Second Arab Women‘s Media Conference, October 24-27, 2002, Jordan

Online Journalism and Development of the Arab Media

— by Magda Abu-Fadil

Your Highness, your excellencies, media colleagues, ladies and gentlemen,

I would like to thank the Arab Women’s Media Center, and particularly Mahasen Al Emam, for inviting me to this fascinating event and offering me the opportunity to discuss a very important topic, which has not been given adequate attention in the Arab World: online journalism.

There are a number of different interpretations of this term — online journalism — and I’d like to touch on all of them in the allotted time today.

One angle of OJ is creating news for Web sites, which most print and broadcast media seem to be doing, with varying degrees of success and credibility. You see and browse these sites of leading newspapers, magazines, TV stations, and radio stations with their Webcasts of programs and online publications available only on the Internet. It has also become part of the focus on convergence and pressures placed on journalists to produce for various media.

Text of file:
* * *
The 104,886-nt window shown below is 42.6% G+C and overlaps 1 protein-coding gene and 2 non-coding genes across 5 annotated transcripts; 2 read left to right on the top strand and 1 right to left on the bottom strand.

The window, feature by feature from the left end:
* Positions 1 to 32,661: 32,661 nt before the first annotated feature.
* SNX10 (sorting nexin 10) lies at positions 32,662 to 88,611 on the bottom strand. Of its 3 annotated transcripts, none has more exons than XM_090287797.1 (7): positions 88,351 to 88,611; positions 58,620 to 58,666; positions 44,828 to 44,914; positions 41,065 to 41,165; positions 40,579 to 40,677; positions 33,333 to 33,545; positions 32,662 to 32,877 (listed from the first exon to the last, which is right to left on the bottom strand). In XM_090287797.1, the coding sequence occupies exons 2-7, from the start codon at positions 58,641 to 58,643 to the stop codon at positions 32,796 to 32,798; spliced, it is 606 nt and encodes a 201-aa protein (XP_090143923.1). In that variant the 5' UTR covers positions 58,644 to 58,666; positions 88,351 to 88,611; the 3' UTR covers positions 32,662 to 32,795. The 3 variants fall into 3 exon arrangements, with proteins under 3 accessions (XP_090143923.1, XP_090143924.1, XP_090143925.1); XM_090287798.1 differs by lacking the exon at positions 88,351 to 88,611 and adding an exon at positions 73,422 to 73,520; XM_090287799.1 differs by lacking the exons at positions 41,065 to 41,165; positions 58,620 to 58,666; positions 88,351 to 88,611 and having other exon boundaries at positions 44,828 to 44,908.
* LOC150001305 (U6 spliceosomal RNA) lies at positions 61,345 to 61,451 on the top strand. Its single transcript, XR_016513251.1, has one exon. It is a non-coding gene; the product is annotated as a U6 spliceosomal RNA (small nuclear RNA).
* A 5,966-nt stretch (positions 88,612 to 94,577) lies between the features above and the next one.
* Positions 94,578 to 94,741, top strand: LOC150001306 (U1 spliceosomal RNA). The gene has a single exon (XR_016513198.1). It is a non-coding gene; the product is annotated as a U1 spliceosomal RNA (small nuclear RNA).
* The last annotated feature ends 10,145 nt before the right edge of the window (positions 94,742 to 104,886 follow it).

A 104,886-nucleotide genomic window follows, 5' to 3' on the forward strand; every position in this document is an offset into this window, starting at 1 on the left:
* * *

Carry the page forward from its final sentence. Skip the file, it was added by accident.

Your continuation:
Another angle is the actual teaching of computer-assisted research and reporting with the Internet, which most schools of communication and colleges of journalism today do, primarily in the United States.

A third angle is the creation of blogs, or web logs, which means journalists and other writers posting their own news online on their own sites. This helps journalists who can’t get published in mainstream media. But critics claim blogs lack credibility.

Finally, we’re seeing self-generated news on sites like Google, where the latest trend is to let a computer using algorithms select from top stories of the day from 4,000 sources on the web and provide links to the content, hence bypassing human editors in that end-user process. We’re also seeing computers that write the news.

But I’d like to reverse the order by discussing the last option first, because I find it intriguing and because it relies on an Arabic system of mathematics. We seem to forget that much of the knowledge we use today comes from our rich Arab roots. But we also dwell on the past and still haven't learned to make the best use of tools fashioned to help us master this knowledge to our best advantage.

All the weapons in the world cannot defeat what we have in our heads because, in the final analysis, knowledge is power. So let's rise to the occasion.

Download the full text of the speech (PDF): English, Arabic

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